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Re: Re: RQL-adjustment question

Posted by: RQL () on Sat Dec 16 16:42:47 2000

>>>My interpretation of Jack's observations is that the acceptable Mcgwire type "pulling"(hitting outside of ball)mechanics are enabled by emphasis on chp and lots of top hand torque at initiation rather than by specific physical attributes(strength,long arms etc.In other words,it is more a matter of learning mechanics as to how productive this can be.If the pitch is middle in there is more emphasis on ongoing torso turn which delays the bathead coming out and provides good plate coverage for getting the sweetspot on the middle pitch.If the player is jammed,tightening the arc of the hand path/lean back/shortening the lead arm can keep the bathead back longer(tophand doesn't release as soon)keeping the ball fair with good elevation and batspeed.This would seem to be a more similar/continuous set of adjustments(chp in all cases) than circular handpath inside/extending handpath outside which is what Schmidt describes among others and sounds like your description.While this may be difficult,it seems that more of the most productive hitters are evolving to this mostly chp style.
> Do you (or Jack) think this interpretation is reasonable ?
> I have found that trying to hit the inside of the ball (cue not reality)on the inside pitch does promote the chp IF you know you need a chp and you don't delay trying to get the bathead out by dragging the bat(push knob instead of turn bat early in swing).This seems to produce(in some)the pulling back of the bottom hand /lean back that keeps the inside ball fair that you discovered by other means. <<<
> Hi Tom
> I think one of the main reasons the chp hitters are leading the performance stats is because he does not need to change his swing due to pitch placement. He is able to use the same mechanics regardless of where the pitcher throws to him - and still hit the ball hard. The only adjustment he needs to make is a slight change in how he initiates the swing. Once that change is made - his mechanics for the balance of the swing is on autopilot regardless of where the pitch is.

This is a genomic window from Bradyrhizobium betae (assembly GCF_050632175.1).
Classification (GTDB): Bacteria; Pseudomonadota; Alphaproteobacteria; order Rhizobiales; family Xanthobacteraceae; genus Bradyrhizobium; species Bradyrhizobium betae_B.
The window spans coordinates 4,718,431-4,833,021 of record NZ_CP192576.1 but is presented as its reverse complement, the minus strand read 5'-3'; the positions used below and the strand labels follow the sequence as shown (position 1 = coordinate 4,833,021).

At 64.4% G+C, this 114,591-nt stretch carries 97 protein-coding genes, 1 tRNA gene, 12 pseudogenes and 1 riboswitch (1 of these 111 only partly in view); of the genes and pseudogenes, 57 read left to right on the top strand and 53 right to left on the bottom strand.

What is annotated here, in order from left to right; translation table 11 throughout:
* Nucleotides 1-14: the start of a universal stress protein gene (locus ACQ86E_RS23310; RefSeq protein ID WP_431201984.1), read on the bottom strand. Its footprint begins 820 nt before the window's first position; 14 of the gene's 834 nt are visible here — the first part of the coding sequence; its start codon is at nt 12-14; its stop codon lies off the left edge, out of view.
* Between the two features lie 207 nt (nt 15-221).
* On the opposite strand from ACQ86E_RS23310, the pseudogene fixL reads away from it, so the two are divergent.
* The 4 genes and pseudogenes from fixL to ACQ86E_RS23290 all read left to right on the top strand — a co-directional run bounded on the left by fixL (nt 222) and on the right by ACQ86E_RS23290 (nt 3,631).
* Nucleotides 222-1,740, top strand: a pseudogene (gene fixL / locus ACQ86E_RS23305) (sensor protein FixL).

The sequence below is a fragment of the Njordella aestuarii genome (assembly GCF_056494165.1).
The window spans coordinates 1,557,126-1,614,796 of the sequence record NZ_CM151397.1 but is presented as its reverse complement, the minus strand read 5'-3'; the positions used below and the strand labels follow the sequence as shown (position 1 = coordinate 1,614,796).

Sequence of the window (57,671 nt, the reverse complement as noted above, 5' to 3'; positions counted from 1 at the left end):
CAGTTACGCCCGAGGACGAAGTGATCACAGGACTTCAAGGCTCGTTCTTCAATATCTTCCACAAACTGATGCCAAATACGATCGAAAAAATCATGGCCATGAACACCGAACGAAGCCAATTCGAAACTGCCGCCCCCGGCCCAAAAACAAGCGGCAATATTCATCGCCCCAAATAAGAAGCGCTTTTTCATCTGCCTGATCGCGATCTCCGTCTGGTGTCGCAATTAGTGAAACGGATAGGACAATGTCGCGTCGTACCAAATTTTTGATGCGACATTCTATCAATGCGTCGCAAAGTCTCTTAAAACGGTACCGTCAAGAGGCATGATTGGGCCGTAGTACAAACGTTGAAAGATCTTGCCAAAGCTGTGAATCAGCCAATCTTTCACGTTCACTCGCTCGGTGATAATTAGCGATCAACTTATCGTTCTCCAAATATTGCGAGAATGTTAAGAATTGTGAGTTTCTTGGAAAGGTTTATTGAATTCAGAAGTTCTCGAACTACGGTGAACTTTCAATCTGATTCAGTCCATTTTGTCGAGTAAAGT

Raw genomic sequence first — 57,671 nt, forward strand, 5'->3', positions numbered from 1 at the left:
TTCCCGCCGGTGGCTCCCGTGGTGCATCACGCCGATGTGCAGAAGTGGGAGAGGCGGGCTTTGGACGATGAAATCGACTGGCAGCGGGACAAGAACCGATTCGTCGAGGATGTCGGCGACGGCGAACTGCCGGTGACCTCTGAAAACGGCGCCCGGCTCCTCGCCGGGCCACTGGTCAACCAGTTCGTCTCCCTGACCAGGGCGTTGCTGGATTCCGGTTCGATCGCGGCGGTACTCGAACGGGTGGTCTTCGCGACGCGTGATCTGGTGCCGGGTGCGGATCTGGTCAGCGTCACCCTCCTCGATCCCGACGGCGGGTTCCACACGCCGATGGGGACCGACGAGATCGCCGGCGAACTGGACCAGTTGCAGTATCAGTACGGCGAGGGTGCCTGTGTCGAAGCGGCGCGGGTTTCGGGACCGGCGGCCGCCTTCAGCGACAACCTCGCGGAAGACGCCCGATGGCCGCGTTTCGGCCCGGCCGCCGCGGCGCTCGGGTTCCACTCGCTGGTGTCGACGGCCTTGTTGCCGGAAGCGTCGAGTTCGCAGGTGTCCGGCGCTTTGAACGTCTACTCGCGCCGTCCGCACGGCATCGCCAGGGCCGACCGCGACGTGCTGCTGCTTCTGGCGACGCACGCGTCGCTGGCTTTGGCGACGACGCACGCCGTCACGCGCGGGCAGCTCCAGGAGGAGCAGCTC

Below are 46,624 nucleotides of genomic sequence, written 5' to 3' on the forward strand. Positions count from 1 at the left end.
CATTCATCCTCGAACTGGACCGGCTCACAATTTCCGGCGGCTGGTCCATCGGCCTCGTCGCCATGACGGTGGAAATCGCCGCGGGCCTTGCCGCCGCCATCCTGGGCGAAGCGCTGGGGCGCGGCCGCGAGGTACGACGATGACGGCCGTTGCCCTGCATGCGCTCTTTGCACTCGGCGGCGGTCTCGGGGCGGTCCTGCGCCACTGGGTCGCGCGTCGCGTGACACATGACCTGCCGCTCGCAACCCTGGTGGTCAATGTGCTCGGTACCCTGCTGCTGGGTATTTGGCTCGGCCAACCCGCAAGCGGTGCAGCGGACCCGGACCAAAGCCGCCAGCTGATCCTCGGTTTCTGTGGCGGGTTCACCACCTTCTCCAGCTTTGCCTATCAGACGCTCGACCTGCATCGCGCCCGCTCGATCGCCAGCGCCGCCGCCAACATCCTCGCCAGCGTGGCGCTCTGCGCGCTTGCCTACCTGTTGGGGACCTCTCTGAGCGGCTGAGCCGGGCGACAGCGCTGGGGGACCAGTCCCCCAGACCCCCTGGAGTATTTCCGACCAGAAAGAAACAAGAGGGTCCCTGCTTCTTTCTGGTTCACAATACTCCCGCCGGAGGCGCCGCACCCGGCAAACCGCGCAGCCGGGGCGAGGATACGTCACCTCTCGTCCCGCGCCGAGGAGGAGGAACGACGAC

> The change in the batter’s initiation that programs the swing is controlled mainly by the direction of pull of the top hand. In other words, the direction of pull of the top hand at initiation sets up trajectories that control the balance of the swing.
> As an example - say the pitchers mound is at 6 o’clock and the plate is at 12 o’clock - On an inside pitch the direction of pull of the top hand is in tight, say at 11 o’clock, the back elbow will come almost straight down to the batters side. This keeps the lead arm across the chest and generates a tight hand-path and thus a low-load resistance to rotation. The back elbow coming straight down with little body rotation means less top-hand-torque was developed and the batters finishes the swing with a lot of bottom-hand-torque.
> On a pitch more in the middle of the plate, the pull of the top hand is more straight-away or at 12 o’clock. With a more straight-away pull the shoulders rotate a few degrees as the back elbow lowers to the batter’s side allowing a greater amount of top-hand-torque to be applied. This direction of pull also causes the lead arm to cast slightly away from the chest and generates a somewhat wider hand-path. A wider hand-path generates greater bat speed and a higher load resistance to rotation. Less shoulder rotation means less bottom-hand-torque. So on the pitch in the mid part of the plate, what we wind up with is greater bat speed from a wider hand-path and more balance between bottom and top-hand-torque being applied.
> On recognizing an outside pitch, the batters pull of the top hand is more away from center - or at 1 o’clock. This direction of pull causes the back elbow to sweep some distance with the body’s rotation before coming down. This allows top-hand-torque to be applied over a much greater portion of the swing. This direction of pull also causes the lead arm to cast out farther and develops a wide hand-path and thus a heavy resistant load to rotation. Limited shoulder equates to little bottom-hand-torque being applied. So, on the outside pitch the swing produces a wide hand-path with a lot of top-hand-torque and little bottom-hand-torque.
> Jack Mankin
> Jack is your clock right and is that for a righty 1 oclock would be closer to the righty,and would,nt timing be of some significance in pullingas opposed to going away.


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